Part of the issue was that I knew being tilted happened much more to bad players than good players. I thought of myself as a good player. And because I was a good player, I was incapable of doing the bad player thing of tilting.

I don’t remember the exact moment things changed. I do remember texting a poker buddy, “I think I have tilt issues” at one point and being genuinely shocked to have said that, but also feeling a sense of relief. I have no idea why I put the pressure on myself to have a perfect mental game a few months after I started playing, when there are lifelong pros that still have mental slip-ups to this day.

Rather than think you never get tilted, acknowledge that it can happen (and has happened to you before, whether you knew it or not) and work on identifying it when it happens and develop methods to re-focus.

If you don’t think this phenomenon I’m talking about is true, flip it around. We’ve all played 40K with someone who has gotten very frustrated with how the game is going, and is clearly tilted and upset. They start getting very short with you and difficult to interact with. You ask them if they want to take a break, and they insist everything is fine and want to keep going. It’s obvious to you watching them that they are not in a mental state to make good 40K decisions or be fun to play with, but they insist on pushing through instead of trying to clear their head or take a beer break.

Control What You Can Control. Ignore the Rest.

The dice will do what the dice will do. The cards will do what the cards will do. You can’t control that.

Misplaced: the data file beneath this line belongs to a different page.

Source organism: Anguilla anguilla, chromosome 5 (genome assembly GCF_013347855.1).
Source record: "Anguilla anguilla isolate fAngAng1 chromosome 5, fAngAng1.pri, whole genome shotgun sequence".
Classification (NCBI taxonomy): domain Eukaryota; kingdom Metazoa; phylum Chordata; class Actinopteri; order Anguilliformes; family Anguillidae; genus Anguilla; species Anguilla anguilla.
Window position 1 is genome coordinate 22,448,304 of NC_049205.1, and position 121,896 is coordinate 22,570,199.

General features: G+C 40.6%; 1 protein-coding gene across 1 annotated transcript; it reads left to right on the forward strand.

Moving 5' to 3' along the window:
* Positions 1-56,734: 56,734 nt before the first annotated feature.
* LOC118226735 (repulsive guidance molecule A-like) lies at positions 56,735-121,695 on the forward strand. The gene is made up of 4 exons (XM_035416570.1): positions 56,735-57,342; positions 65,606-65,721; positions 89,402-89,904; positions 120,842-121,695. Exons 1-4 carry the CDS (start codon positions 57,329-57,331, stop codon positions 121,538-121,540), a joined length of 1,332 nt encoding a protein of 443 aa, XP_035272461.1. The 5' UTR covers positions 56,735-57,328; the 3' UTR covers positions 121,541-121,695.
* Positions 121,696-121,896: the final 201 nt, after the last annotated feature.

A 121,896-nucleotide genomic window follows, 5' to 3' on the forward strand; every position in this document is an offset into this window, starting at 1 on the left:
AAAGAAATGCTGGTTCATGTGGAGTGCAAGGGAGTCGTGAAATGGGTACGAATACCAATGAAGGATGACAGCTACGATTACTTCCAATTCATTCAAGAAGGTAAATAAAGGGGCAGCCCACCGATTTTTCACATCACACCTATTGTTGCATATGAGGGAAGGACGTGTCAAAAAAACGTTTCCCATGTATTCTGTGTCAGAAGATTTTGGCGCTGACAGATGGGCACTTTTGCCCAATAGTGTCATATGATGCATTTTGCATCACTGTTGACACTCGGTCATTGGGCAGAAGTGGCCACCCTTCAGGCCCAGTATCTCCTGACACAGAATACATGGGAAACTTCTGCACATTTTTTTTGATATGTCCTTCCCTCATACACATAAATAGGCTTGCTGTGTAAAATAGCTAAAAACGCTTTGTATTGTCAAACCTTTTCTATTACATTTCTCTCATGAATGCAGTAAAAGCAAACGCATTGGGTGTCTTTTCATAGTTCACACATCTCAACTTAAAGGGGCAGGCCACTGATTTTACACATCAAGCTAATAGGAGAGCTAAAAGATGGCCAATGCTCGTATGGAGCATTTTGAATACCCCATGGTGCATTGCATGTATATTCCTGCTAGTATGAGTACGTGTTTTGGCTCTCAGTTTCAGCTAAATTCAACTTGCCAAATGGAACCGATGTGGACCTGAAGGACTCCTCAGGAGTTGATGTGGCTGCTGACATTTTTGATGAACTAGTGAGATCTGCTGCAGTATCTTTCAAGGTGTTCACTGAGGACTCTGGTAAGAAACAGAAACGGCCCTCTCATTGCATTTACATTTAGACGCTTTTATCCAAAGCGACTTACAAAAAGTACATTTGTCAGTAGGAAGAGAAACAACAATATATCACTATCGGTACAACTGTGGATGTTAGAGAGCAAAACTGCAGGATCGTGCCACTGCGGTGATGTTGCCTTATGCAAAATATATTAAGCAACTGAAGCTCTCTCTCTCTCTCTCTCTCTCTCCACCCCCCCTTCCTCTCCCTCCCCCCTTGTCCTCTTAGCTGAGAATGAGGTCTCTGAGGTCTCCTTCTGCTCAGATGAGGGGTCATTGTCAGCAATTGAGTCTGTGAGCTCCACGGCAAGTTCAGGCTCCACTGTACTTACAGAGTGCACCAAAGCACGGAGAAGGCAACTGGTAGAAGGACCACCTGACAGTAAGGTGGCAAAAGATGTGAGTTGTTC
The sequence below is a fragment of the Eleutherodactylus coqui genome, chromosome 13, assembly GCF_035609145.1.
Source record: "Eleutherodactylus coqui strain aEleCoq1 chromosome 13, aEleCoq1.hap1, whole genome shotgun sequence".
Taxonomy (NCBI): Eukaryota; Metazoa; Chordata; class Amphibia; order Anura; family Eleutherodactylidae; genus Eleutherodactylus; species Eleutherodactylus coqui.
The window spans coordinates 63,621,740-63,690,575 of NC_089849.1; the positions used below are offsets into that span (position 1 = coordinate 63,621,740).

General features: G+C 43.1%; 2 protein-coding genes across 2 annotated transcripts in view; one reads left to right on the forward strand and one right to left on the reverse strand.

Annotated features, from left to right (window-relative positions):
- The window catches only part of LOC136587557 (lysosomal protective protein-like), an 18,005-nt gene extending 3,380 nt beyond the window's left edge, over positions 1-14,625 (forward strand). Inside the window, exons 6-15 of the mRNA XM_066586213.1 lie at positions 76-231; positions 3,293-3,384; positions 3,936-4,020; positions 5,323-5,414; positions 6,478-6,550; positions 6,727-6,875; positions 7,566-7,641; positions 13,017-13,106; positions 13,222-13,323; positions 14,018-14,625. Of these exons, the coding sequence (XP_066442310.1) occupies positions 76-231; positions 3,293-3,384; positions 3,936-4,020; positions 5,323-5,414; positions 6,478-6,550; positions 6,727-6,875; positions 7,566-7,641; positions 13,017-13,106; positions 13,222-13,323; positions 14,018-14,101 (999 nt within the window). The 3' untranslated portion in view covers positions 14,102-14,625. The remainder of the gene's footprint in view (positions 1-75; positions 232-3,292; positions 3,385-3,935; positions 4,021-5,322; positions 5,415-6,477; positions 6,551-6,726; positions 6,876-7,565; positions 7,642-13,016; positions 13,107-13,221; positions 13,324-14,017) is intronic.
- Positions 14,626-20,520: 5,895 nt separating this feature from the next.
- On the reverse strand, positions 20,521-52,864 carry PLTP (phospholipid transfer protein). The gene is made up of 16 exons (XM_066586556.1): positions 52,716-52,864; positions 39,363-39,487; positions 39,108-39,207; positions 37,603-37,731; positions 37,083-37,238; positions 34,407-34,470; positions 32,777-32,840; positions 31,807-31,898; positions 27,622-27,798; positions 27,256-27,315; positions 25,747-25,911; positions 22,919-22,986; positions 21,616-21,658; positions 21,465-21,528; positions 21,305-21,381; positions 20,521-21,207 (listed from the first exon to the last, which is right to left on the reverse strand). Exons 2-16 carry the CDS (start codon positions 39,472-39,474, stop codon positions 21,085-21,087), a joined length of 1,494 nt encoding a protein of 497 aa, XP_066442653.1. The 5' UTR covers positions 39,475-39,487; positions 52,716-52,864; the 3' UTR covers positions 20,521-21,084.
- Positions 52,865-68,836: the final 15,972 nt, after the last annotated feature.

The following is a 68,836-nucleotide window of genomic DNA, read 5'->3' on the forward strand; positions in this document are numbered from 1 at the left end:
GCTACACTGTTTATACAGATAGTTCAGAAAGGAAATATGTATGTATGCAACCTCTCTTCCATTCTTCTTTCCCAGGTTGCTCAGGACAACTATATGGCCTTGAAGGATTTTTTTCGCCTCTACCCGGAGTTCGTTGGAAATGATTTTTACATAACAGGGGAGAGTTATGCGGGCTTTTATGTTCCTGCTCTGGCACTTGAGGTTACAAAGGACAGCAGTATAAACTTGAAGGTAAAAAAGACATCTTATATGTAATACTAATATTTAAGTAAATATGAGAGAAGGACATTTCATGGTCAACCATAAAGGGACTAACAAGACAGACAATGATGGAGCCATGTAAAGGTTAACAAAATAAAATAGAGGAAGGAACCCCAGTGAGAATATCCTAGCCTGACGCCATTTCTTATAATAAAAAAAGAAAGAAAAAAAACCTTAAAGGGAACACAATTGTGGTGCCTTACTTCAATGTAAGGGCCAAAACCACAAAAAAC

The only thing you can control is your decisions, so that’s where you should be spending your effort and mental focus.

Almost everyone is familiar with the famous Star Trek quote, “It is possible to commit no mistakes and still lose. That is not a weakness; that is life.” That’s mostly true for any competitive game with an edge of variance. Sometimes you just fail a 4″ charge with a reroll and you lose.

But that’s not entirely true in 40K. It’s true that you can’t control the outcomes, but you can control how much you relied on those outcomes in the first place.

Maybe you needed to make a 4″ charge because you didn’t use that unit’s full potential for fight phase movement on the previous turn, consolidating 1″ instead of 3″ towards the enemy line and effectively subtracting 2″ to your later charge roll. Or maybe you missed an opportunity to move-block a key enemy scoring unit on the previous turn and win the game regardless of what happened later.

This is something I had to learn in poker first.

Warning: A tiny bit of technical poker talk, which I had previously promised to avoid. My bad.